In the history of psychiatry, before medications, people with these more severe conditions would be locked away in institutions. With the advent of medicines and better management of symptoms, the person could go home supervised in a less restrictive living situation. There was the increased availability of residential or halfway houses where the needed management occurred at the expense of the state, the families, the insurance company, or some combination of them. The medicines were never a complete cure for the condition, but medications made it more manageable for the person themselves or their caretakers. Drugs helped decrease their active psychotic symptoms, anxiety, and dangerous acting-out behaviors.
The teaching for us in training was that schizophrenia was a rather chronic illness for most that could get worse with time or remain a highly debilitating illness manageable with medications. When there was a need for a high level of care, residential housing provided supervision with medication management. A return home was made possible with drugs and management as required by a significant other or the parents.
There were many challenges in my early practice years working either in community mental health or in programs connected to the hospital or private practices. One of the most challenging things for me was when I would see a young adult and see all the early diagnostic signs of a schizophrenic-like condition. Though it could occur at different ages, it seemed typical when growing into young adulthood and being up against more stressful life demands as when entering college or a new job with all its challenges.
Odd or dysfunctional mentation or behavior appeared, and the person came into my office for evaluation. When I saw the person for the first time and recognized the telltale signs of schizophrenia, it was tough to tell the parents, as I knew how frightening and devastating it would be. They would need to come to terms with the possibility that their child or loved one, with the stoppage of their development and onset of odd behavior and cognitive difficulties, potentially had a schizophrenic illness.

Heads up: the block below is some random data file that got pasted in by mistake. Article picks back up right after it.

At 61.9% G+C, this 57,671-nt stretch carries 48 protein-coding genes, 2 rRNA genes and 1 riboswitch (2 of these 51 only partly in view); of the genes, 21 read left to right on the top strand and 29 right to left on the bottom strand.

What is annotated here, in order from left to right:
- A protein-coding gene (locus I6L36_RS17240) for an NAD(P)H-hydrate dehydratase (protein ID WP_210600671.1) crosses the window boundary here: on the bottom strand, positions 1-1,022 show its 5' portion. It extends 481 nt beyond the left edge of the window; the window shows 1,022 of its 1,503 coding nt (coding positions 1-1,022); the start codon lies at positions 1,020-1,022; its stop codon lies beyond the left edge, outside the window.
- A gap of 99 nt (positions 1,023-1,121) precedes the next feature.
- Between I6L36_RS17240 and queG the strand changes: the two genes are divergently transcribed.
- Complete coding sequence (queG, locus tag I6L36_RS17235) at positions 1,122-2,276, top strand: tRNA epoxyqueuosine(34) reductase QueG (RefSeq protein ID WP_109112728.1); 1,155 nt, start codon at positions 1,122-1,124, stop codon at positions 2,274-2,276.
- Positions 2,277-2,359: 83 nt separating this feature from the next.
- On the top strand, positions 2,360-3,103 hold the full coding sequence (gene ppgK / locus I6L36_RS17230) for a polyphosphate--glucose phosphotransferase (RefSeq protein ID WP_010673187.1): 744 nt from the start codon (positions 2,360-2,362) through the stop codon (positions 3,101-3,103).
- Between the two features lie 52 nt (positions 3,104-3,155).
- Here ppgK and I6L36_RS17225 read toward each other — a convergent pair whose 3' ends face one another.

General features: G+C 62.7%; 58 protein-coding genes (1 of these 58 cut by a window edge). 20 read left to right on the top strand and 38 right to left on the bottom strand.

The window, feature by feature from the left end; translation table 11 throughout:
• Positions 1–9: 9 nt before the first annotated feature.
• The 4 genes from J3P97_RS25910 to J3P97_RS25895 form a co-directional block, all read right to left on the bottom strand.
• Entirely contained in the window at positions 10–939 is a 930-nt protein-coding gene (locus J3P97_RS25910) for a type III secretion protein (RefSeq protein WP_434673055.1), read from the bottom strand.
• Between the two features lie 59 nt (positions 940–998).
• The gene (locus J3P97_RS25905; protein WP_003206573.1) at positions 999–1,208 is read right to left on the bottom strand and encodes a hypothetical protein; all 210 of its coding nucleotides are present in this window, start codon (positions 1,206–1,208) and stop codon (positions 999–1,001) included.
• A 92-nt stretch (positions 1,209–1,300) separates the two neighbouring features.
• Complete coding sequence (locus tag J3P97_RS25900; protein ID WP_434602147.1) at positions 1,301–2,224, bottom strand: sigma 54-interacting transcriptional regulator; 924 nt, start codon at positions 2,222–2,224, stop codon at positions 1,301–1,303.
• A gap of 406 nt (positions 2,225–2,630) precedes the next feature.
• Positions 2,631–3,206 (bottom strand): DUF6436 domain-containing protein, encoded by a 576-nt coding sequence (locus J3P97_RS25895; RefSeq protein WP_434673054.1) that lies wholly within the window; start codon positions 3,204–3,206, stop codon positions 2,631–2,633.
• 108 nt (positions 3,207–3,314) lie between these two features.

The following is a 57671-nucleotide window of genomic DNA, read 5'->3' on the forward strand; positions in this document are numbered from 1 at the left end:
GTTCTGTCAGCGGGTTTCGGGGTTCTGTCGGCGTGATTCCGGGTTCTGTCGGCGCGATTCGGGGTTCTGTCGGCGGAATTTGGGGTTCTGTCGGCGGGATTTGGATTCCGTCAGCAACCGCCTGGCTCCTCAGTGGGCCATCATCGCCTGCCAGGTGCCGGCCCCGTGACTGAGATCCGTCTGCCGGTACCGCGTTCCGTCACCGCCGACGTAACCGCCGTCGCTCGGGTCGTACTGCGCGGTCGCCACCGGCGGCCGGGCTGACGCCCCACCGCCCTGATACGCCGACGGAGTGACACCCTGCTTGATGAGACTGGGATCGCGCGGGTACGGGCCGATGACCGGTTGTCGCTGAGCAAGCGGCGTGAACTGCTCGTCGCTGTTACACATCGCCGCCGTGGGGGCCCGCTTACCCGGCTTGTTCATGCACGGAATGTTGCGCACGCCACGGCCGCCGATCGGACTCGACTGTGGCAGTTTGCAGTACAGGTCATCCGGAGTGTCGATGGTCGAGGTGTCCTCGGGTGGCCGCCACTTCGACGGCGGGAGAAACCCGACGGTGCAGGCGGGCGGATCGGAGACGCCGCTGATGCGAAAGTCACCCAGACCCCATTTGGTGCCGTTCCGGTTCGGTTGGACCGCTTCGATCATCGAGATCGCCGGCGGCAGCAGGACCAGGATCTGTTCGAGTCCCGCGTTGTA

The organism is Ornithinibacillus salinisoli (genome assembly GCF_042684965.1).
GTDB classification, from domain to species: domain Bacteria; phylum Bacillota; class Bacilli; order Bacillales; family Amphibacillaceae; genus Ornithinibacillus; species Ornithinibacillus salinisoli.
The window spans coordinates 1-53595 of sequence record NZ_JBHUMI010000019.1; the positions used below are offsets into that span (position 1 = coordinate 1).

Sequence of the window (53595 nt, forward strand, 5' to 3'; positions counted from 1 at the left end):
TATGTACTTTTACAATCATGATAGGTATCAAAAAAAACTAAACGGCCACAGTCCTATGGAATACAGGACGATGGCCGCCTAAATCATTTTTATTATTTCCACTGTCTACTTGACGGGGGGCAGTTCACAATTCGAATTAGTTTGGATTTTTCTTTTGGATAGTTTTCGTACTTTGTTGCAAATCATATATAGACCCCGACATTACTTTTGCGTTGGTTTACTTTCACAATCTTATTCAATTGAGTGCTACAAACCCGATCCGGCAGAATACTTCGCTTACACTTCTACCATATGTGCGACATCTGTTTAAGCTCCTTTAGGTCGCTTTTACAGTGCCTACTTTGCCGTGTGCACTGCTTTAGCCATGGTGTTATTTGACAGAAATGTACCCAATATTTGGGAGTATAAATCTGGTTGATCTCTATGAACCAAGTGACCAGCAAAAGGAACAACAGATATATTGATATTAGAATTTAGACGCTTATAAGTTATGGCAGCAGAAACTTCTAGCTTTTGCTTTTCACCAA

By the time I saw the parents, they had understood something was majorly amiss, but they hoped it would be a treatable condition that would return the person to everyday life. When I had to share my observations and opinion, it was overwhelming for the parents and myself. In my early years of training, I remember being so distraught that I felt like crying, and I think I ended up embracing the parents and crying with them occasionally.
Now I have a much larger perspective and acceptance that many things can occur in one’s lifetime to which one has to adapt and cope. Different mental illnesses can happen to anyone related to various reasons and situations. When a disease or problem develops, the person must rely on their deepest resourcefulness, coping skills, and external supports, such as friends, family, and the support system. Unfortunately, there are currently great difficulties and limitations to the mental health system, which has added to what parents must negotiate and go through to get the help and support they need in the care of those under their care or responsibility. The lack of service makes it more difficult and a burden for the individual with the difficulties and the person responsible for their management when a mental illness occurs.
The challenge and toll on caregivers
The emotional crisis for the parents and all involved when a mental illness more suddenly becomes apparent is an emotional time and intense situation for most. When the onset of a mental health condition is gradual, the person and family have more time to prepare and adapt to the needed acceptance of reality and coming challenges.
According to a Mayo Clinic report, about a third of adults in the United States provide care to other adults because of our aging population; the number of caregivers would be much higher if statistics included ill or disabled spouses or partners and disabled children.² Most caregivers are not healthcare professionals.
Some signs of caretaker exhaustion, stress, and risk of ill health are:
- Feeling inundated or constantly anxious and tired
- Sleeping either too much or too little
- Changing weight
- Becoming quickly annoyed and angry
- Losing enthusiasm for things you used to appreciate and feeling depressed
- Having recurrent headaches, bodily aches, or other physical issues
- Misusing alcohol or medications, including prescription drugs
- Experiencing constant worry, depressed feelings, or nervousness
- Being unable to get enough rest, exercise, or nutritious food